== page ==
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1 of 1 people found the following review helpful By Gail Moore on March 11 2003
Format: Paperback
Bleak, who done it style mystery set in a seedy area of Glasgow with an unlikely heroine for the main character, an adult survivor of incest & family dysfunction. Maureen O'Donnell wakes up hungover one morning to discover her married ex-boyfriend tied to a chair in her living room, his throat has been cut and he has been viciously mutilated. At first, as an ex-mental patient she herself is the prime suspect, later turns into an amateur sleuth and eventually solves the case herself using her personal knowledge of the mental health world & her network of friends to assist her.

Some of the characters in this book are unforgettable, especially hard-drinking, cursing like a trooper Maureen, one of the more unique female main characters I've come across in awhile. Also her perpetually drunk mother, Winnie (no one ever mentions that Mother drinks), her brother Liam the drug dealer, the sisters - 2 total hypocrites in heavy denial, her family is hilarious, a comic tragedy.
While I enjoyed the book, I found a couple of things not credible and not explained. It was not clear to me why so many were quick to believe it was Maureen, when it would be difficult physically for many females to subdue a man & tie him to a chair. Also, I wish more time had been spent on the actual killer, it was such a surprise, what made him tick? I really look forward to reading the next book in this series, hope to see what happens to Maureen and her family in the future.
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1 of 1 people found the following review helpful By Sires on Sept. 11 2002
Format: Paperback
The word that keeps coming to mind when I think about this book is gritty. Not gritty as is determined but gritty as in sand in your shoes. Glasgow as portrayed in this book is abysmally depressing and filled with predators and prey. I couldn't put it down.
The theme the author builds the mystery around is abuse in its myriad forms. The main character is Maureen, a survivor. Her family definitely did not put the FUN in dysfunctional. She has just found out that her lover is married. She has a dead end job. There doesn't seem to be much left to do but go out on a whizzer. Then, she wakes up with a hang over and her troubles really start.
The language is probably a little rough for the more delicate mystery lover--it's definitely not a cozy. It does have an authentic edginess to it. I can honestly say that the raw edges of Glasgow are similar to those in any urban area I've known. Her description of Glasgow's mean streets, and even meaner inhabitants, is gripping and engaging.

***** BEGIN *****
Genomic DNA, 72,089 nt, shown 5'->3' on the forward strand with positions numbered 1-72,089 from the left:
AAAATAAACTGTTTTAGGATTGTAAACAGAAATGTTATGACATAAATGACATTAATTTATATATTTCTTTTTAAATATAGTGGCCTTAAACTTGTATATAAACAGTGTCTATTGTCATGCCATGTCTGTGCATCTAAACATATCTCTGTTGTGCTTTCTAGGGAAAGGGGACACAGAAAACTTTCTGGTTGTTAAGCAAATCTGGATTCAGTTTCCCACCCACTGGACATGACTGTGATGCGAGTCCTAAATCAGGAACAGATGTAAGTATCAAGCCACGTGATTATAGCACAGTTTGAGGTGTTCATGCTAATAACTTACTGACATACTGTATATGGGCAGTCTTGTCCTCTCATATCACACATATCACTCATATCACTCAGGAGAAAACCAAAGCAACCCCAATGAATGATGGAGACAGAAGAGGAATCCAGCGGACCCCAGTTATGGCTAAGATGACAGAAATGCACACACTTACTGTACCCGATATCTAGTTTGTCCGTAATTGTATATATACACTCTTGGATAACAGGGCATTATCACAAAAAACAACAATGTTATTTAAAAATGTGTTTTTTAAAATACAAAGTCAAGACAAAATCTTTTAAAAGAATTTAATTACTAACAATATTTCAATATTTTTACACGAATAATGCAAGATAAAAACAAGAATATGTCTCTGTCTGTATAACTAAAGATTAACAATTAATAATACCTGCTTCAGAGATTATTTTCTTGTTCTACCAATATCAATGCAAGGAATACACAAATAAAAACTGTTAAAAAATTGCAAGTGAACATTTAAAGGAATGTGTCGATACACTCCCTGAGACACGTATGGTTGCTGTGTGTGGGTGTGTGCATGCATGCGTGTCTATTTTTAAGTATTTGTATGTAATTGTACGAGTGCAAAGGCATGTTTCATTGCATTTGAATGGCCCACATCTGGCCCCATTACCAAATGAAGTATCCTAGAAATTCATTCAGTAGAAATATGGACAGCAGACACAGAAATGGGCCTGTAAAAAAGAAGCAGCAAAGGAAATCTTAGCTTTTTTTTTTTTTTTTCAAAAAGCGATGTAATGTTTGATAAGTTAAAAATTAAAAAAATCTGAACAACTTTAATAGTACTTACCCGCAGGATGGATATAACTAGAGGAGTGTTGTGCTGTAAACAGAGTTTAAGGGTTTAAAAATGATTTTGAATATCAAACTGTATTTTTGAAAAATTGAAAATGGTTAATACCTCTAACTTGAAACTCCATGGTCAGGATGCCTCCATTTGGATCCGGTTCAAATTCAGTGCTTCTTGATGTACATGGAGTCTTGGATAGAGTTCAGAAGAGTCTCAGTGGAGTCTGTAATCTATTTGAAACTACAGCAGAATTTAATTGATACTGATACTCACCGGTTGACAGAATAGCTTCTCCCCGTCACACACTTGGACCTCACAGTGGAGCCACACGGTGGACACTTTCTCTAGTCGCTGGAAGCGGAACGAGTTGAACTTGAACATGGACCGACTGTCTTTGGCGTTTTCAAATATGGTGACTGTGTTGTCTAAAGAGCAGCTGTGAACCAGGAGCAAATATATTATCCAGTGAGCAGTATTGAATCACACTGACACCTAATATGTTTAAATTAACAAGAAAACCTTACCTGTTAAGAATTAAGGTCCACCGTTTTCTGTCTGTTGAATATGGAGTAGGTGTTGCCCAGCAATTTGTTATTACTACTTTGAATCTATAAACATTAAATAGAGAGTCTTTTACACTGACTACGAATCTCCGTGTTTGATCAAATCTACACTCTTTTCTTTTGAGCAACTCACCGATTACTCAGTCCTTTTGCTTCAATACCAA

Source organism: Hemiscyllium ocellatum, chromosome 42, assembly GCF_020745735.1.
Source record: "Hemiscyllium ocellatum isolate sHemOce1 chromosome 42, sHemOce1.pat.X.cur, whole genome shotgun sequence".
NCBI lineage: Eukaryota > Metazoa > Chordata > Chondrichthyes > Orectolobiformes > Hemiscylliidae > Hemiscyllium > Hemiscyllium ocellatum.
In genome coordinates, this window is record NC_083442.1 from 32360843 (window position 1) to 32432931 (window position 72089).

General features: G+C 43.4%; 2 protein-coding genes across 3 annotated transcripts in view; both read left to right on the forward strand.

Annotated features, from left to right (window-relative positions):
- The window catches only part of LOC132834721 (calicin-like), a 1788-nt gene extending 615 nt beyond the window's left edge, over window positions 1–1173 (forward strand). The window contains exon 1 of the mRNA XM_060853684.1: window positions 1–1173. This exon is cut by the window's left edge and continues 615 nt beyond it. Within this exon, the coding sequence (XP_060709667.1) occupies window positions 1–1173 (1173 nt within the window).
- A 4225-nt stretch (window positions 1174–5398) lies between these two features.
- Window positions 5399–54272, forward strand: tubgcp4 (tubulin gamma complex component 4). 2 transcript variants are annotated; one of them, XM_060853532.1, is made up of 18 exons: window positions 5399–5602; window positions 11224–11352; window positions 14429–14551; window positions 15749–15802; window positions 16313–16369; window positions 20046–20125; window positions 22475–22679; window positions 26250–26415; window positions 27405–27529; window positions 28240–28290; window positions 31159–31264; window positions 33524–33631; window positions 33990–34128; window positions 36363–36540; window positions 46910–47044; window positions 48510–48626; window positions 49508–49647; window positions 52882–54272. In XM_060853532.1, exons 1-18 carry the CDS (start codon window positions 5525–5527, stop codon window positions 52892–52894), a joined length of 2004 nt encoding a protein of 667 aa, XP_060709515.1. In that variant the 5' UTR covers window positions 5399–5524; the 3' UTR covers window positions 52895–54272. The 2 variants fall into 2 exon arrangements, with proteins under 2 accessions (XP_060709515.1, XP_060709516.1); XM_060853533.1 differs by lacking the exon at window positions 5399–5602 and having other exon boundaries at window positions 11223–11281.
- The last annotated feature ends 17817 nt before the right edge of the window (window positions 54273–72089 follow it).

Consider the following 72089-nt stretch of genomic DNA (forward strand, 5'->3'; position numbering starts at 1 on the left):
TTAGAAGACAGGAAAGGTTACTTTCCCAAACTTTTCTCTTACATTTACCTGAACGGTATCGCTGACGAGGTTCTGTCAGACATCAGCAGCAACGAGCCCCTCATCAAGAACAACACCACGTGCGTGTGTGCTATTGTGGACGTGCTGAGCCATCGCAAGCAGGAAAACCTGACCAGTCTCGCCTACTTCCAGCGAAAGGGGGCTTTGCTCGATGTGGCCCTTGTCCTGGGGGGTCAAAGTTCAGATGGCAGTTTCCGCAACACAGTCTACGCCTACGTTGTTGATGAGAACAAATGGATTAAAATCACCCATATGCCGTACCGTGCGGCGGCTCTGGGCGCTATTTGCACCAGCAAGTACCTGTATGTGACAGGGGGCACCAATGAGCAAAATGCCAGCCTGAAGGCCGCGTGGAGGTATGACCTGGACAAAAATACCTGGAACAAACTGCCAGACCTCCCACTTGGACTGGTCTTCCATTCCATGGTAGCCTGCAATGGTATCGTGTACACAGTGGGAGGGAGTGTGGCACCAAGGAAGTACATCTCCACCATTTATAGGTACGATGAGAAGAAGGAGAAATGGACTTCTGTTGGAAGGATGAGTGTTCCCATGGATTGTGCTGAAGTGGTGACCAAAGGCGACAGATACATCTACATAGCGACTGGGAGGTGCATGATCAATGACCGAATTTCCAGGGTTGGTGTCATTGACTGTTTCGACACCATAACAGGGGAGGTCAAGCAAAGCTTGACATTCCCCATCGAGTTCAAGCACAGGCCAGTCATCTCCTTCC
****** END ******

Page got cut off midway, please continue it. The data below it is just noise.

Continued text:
It should probably be noted that this is the first of a series. The plot in the first one has a satisfactory resolution, but it's only a waystop, not a conclusion. The second, Exile, and the third, Resolution, are already available in the US. So be prepared to enjoy this triptych of terror.
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1 of 1 people found the following review helpful By Angel L. Soto on Jan. 1 2002
Format: Hardcover
Denise Mina's first novel, GARNETHILL, is a good and honest crime novel. Her main character is Maureen O'Donnell, an emotionally battered woman, who is trying to gain control of her own life after recuperating from a nervous breakdown months before. She is working on a dead end job that she hates and found out recently that her lover, Douglas, is married. That day she decides to get drunk before going home to bed. When she wakes up the next morning with a hangover, she discovers Douglas tied to a chair and with his throat slit.
Maureen has very few people to stand up for her. The police are having trouble believing her story and are suspicious of her actions. She is estranged from her family due to an incident in her past as well as having an alcoholic mother. Ms. Mina does a good job relating O' Donnell's dysfunctional family showing the family dynamic and how everybody is willing to think the worst of Maureen without giving her the benefit of the doubt. Douglas was a doctor where Maureen was recuperating from her breakdown and having an affair with him. The whole book shows how the main character does not wish to become a victim and fighting tooth and nail for it. She becomes very defensive about her past and tries not to take any guff from anybody. She becomes so frustrated with everybody that she decides to do an investigation herself.
The main problem I faced with the novel is the resolution of the crime. I am not spoiling the book, but the problem I had was with the culprit (or guilty party) involved in Douglas' murder. There was no satisfying, clear-cut explanation for why that character committed its actions. It left me with several questions that will not be answered in this book. I think that this is something that makes GARNETHILL a better book.